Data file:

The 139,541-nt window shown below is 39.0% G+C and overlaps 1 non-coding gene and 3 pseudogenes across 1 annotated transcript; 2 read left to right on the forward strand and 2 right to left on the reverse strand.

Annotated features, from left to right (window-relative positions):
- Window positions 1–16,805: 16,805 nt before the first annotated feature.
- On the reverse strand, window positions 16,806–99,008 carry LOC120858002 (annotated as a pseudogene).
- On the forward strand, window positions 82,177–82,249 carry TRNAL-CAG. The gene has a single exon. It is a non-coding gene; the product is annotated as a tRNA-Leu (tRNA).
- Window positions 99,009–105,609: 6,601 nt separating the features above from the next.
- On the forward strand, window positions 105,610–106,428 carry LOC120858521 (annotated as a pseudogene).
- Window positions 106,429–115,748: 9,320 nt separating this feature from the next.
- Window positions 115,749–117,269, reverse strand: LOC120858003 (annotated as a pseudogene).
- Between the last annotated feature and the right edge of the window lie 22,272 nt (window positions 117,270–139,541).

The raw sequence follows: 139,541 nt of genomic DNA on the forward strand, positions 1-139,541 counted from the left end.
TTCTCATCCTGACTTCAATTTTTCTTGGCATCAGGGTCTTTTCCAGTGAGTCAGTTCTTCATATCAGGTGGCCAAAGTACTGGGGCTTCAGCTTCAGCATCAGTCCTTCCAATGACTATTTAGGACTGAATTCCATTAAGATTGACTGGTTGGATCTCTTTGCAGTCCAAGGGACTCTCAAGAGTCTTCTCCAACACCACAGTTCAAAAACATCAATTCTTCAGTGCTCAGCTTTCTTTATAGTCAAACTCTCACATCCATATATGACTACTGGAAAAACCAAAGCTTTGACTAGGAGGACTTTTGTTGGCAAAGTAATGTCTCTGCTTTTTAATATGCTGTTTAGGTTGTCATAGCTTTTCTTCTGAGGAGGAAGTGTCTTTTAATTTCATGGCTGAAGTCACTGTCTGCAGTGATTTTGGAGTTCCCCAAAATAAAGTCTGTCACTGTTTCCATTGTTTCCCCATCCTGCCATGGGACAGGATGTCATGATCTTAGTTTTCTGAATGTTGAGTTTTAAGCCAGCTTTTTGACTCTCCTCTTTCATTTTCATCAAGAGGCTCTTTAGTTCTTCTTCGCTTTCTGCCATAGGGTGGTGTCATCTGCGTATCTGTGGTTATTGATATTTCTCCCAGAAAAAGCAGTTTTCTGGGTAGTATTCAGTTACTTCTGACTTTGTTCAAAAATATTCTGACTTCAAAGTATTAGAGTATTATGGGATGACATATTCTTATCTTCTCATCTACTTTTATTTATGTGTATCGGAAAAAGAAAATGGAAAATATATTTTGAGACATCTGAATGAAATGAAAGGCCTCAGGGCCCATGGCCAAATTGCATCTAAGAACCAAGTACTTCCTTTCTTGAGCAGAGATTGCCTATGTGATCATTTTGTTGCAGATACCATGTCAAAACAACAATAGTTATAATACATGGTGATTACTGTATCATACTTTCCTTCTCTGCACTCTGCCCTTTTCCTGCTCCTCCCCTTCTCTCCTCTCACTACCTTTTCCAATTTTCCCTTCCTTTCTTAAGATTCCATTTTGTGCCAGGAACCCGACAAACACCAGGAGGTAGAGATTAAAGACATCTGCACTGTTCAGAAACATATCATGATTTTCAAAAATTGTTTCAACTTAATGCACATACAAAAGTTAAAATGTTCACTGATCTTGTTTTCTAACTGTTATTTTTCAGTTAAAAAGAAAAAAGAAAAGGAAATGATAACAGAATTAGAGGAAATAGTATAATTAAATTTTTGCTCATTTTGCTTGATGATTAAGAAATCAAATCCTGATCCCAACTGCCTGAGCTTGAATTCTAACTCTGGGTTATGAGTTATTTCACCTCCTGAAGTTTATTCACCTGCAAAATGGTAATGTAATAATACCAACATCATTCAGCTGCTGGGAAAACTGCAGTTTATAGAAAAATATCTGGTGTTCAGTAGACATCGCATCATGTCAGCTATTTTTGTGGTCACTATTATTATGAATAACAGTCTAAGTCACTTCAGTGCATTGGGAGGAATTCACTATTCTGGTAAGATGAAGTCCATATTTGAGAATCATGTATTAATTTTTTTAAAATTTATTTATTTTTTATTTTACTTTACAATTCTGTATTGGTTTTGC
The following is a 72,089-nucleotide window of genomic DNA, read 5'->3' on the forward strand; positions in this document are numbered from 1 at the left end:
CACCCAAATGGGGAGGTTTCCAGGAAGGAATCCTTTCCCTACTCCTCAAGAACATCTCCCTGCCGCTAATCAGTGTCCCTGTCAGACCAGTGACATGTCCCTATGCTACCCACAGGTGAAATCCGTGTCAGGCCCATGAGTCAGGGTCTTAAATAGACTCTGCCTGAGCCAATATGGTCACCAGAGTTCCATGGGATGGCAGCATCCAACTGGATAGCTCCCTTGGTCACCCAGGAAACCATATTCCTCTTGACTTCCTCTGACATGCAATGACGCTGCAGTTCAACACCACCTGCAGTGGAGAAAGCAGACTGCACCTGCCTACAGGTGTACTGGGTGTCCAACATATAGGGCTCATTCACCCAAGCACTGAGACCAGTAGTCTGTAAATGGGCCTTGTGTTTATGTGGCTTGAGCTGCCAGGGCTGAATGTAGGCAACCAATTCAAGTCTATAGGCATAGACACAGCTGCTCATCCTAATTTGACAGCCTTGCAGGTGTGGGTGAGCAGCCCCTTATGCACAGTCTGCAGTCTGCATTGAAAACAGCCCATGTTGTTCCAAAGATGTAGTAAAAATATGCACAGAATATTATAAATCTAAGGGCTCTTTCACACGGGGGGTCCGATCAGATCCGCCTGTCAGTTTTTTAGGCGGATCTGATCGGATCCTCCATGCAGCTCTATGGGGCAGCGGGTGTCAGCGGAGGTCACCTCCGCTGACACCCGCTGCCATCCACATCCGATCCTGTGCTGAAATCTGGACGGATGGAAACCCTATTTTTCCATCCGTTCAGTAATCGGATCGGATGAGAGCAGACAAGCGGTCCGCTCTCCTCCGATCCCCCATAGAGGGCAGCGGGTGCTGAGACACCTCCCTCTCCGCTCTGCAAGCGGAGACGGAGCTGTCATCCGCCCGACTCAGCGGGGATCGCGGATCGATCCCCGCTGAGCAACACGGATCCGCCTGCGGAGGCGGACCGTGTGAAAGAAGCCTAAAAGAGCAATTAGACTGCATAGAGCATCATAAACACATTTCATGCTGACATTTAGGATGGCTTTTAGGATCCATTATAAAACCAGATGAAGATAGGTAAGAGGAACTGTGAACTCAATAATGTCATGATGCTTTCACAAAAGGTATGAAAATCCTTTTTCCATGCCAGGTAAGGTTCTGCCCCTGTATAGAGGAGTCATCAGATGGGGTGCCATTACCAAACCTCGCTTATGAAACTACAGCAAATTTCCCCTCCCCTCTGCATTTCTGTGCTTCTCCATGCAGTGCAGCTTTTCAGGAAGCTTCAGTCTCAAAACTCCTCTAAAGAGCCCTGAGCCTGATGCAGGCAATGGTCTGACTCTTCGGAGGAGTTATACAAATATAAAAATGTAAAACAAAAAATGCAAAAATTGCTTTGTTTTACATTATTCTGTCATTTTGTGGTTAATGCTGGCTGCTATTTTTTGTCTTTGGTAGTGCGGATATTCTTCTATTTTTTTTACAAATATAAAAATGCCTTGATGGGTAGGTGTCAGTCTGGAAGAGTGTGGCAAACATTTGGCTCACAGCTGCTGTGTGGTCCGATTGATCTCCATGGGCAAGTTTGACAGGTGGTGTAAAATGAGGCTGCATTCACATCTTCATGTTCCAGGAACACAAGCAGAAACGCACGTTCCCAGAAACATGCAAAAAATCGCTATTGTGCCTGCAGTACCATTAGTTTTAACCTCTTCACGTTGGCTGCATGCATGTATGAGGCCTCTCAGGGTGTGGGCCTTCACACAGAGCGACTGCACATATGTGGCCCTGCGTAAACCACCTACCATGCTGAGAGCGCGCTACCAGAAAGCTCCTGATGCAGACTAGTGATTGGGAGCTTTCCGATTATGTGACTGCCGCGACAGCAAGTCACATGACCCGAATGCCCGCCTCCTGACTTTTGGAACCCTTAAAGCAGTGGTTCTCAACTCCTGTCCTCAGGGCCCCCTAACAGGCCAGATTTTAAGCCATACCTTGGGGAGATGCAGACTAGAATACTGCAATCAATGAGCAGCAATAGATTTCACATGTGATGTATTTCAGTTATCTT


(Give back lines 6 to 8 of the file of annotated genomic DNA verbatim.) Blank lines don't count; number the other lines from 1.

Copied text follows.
- Window positions 99,009–105,609: 6,601 nt separating the features above from the next.
- On the forward strand, window positions 105,610–106,428 carry LOC120858521 (annotated as a pseudogene).
- Window positions 106,429–115,748: 9,320 nt separating this feature from the next.